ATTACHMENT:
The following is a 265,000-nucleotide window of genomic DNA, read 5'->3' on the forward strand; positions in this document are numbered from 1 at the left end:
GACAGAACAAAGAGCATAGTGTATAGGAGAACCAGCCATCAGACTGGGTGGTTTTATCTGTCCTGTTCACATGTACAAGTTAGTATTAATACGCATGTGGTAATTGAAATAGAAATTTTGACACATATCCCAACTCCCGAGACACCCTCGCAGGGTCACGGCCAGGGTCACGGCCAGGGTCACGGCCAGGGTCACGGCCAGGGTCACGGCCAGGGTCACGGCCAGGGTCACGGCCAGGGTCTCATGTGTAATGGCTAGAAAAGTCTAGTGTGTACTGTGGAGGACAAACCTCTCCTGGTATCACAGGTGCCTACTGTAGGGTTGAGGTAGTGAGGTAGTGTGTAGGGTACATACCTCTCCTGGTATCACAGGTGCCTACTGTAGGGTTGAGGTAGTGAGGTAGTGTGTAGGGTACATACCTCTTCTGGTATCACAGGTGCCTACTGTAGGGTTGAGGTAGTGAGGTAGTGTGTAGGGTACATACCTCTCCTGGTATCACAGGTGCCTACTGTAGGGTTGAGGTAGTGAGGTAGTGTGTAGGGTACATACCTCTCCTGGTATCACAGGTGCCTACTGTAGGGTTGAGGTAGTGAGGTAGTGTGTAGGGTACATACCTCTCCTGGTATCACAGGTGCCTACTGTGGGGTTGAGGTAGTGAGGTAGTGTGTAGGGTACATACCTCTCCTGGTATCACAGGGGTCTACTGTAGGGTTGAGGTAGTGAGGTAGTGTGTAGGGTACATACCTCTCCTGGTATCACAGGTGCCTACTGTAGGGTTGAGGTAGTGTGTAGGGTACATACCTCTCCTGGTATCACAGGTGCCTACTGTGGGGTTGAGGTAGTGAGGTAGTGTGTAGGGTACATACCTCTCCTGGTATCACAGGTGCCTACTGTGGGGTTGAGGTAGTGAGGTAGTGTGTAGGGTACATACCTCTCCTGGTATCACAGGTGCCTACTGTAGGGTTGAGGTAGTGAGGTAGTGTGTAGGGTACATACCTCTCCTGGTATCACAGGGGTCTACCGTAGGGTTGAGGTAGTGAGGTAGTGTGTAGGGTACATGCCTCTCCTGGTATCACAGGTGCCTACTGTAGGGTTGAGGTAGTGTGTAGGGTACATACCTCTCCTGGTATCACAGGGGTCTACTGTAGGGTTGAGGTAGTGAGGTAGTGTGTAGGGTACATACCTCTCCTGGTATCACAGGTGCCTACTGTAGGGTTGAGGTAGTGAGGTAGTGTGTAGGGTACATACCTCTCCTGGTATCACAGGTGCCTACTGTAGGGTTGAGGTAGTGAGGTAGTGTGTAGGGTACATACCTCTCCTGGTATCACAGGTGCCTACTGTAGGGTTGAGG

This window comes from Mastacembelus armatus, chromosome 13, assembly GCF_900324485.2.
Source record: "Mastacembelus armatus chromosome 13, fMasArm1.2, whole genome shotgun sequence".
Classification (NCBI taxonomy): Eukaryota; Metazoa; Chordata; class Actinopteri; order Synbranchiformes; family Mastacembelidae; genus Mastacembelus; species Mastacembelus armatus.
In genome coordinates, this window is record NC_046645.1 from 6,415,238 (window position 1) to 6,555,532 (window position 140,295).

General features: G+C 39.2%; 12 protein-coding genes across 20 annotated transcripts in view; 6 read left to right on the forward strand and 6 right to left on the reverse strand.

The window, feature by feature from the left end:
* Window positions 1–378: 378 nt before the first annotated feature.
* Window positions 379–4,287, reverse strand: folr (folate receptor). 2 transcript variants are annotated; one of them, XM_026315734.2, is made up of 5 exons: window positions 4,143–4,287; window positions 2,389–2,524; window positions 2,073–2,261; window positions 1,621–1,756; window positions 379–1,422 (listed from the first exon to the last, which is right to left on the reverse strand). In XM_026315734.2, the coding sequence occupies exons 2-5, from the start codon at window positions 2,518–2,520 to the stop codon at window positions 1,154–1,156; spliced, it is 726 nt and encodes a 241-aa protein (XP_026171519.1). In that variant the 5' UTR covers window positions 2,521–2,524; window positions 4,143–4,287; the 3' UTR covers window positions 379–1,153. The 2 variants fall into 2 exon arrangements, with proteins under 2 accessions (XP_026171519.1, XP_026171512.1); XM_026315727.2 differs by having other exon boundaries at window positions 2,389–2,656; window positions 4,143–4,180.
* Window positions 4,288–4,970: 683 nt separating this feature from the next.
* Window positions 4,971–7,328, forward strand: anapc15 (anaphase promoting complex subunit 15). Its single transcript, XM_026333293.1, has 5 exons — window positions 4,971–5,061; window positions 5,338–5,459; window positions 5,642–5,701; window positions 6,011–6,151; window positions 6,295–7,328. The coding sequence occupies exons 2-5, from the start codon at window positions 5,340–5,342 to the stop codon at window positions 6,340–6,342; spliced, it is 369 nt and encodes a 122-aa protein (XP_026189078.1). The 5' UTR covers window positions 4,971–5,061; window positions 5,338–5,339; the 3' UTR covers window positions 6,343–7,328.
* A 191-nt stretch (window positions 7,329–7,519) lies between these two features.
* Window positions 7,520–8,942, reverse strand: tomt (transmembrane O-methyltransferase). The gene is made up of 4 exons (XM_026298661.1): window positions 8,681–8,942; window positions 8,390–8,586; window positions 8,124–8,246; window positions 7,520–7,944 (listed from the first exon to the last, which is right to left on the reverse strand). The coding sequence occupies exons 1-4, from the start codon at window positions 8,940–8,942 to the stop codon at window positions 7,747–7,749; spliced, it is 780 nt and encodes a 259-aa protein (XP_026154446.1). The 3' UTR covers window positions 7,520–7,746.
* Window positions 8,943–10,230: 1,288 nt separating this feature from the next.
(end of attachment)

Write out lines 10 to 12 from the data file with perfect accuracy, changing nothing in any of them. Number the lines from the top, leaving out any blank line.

* Window positions 379–4,287, reverse strand: folr (folate receptor). 2 transcript variants are annotated; one of them, XM_026315734.2, is made up of 5 exons: window positions 4,143–4,287; window positions 2,389–2,524; window positions 2,073–2,261; window positions 1,621–1,756; window positions 379–1,422 (listed from the first exon to the last, which is right to left on the reverse strand). In XM_026315734.2, the coding sequence occupies exons 2-5, from the start codon at window positions 2,518–2,520 to the stop codon at window positions 1,154–1,156; spliced, it is 726 nt and encodes a 241-aa protein (XP_026171519.1). In that variant the 5' UTR covers window positions 2,521–2,524; window positions 4,143–4,287; the 3' UTR covers window positions 379–1,153. The 2 variants fall into 2 exon arrangements, with proteins under 2 accessions (XP_026171519.1, XP_026171512.1); XM_026315727.2 differs by having other exon boundaries at window positions 2,389–2,656; window positions 4,143–4,180.
* Window positions 4,288–4,970: 683 nt separating this feature from the next.
* Window positions 4,971–7,328, forward strand: anapc15 (anaphase promoting complex subunit 15). Its single transcript, XM_026333293.1, has 5 exons — window positions 4,971–5,061; window positions 5,338–5,459; window positions 5,642–5,701; window positions 6,011–6,151; window positions 6,295–7,328. The coding sequence occupies exons 2-5, from the start codon at window positions 5,340–5,342 to the stop codon at window positions 6,340–6,342; spliced, it is 369 nt and encodes a 122-aa protein (XP_026189078.1). The 5' UTR covers window positions 4,971–5,061; window positions 5,338–5,339; the 3' UTR covers window positions 6,343–7,328.